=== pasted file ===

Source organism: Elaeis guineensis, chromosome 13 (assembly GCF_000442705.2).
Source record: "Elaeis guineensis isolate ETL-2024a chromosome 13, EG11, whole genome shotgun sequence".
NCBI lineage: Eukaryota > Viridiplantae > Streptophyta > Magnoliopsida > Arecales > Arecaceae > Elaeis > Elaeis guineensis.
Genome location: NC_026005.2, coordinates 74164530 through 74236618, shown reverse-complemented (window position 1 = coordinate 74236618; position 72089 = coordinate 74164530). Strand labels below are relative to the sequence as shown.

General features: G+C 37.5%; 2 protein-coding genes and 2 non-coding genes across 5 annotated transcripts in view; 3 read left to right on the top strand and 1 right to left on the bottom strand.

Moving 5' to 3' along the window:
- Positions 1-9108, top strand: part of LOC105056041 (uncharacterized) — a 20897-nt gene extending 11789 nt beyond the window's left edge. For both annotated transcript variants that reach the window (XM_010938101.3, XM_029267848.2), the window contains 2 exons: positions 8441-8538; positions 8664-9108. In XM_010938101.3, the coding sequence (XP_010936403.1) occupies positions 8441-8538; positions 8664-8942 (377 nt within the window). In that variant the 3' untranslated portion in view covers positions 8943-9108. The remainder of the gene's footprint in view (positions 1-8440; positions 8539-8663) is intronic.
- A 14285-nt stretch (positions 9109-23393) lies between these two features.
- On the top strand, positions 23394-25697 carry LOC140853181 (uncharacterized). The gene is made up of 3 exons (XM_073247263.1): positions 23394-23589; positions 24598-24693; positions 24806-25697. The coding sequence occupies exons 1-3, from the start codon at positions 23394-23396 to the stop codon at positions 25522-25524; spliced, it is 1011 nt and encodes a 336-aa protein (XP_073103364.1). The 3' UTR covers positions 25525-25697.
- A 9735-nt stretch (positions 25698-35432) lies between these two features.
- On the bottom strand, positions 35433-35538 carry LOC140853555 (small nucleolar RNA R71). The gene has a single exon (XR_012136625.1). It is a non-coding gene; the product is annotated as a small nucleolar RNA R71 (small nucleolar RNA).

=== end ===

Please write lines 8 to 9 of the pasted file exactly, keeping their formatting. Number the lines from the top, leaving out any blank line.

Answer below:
- A 14285-nt stretch (positions 9109-23393) lies between these two features.
- On the top strand, positions 23394-25697 carry LOC140853181 (uncharacterized). The gene is made up of 3 exons (XM_073247263.1): positions 23394-23589; positions 24598-24693; positions 24806-25697. The coding sequence occupies exons 1-3, from the start codon at positions 23394-23396 to the stop codon at positions 25522-25524; spliced, it is 1011 nt and encodes a 336-aa protein (XP_073103364.1). The 3' UTR covers positions 25525-25697.